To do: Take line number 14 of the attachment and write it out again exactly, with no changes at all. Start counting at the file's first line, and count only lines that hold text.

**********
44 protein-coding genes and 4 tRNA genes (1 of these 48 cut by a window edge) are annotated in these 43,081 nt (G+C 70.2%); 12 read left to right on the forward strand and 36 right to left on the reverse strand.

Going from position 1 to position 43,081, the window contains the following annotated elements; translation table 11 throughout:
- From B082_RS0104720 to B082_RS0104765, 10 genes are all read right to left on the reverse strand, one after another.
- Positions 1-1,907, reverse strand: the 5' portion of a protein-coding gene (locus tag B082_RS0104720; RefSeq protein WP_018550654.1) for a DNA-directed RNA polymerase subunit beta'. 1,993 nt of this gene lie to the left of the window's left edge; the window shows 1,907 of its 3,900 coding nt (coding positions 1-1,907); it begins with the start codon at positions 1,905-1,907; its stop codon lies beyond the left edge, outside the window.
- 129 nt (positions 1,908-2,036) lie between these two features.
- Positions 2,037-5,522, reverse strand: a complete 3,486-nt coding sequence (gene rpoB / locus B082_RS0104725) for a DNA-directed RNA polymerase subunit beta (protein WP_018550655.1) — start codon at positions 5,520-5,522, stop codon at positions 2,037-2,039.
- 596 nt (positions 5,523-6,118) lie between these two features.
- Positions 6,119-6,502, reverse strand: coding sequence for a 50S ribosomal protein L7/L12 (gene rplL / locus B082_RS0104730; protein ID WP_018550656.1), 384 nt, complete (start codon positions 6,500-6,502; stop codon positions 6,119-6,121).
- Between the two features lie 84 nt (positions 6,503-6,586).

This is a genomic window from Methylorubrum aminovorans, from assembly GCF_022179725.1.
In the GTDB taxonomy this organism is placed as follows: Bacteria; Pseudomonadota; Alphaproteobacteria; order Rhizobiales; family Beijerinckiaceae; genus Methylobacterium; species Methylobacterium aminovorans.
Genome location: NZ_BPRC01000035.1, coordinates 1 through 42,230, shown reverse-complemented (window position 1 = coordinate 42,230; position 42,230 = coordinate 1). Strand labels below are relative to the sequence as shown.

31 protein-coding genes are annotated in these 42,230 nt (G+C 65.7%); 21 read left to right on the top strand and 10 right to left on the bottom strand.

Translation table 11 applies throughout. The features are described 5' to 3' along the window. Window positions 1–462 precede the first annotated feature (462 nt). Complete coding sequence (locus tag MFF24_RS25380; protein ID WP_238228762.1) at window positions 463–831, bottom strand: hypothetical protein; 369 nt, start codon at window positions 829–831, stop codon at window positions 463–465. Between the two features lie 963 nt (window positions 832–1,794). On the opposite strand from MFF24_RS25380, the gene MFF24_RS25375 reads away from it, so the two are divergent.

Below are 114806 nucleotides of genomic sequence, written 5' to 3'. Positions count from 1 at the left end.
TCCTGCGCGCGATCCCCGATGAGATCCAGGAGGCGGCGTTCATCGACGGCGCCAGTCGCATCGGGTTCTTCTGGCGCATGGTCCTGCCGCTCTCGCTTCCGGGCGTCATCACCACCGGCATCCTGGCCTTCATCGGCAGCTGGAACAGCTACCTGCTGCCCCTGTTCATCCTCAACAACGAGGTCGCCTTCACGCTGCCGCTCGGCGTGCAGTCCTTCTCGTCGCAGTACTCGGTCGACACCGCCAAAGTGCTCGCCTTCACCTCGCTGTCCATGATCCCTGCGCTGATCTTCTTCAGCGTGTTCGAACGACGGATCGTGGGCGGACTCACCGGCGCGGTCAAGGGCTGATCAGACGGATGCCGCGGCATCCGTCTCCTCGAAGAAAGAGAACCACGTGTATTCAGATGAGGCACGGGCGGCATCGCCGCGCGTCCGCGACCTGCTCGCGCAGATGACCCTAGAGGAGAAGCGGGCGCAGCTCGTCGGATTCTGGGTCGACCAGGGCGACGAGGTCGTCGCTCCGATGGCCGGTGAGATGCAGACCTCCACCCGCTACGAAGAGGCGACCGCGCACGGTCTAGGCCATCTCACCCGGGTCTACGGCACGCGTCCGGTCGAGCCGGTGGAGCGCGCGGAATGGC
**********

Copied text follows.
Translation table 11 applies throughout. The features are described 5' to 3' along the window. Window positions 1–462 precede the first annotated feature (462 nt). Complete coding sequence (locus tag MFF24_RS25380; protein ID WP_238228762.1) at window positions 463–831, bottom strand: hypothetical protein; 369 nt, start codon at window positions 829–831, stop codon at window positions 463–465. Between the two features lie 963 nt (window positions 832–1,794). On the opposite strand from MFF24_RS25380, the gene MFF24_RS25375 reads away from it, so the two are divergent.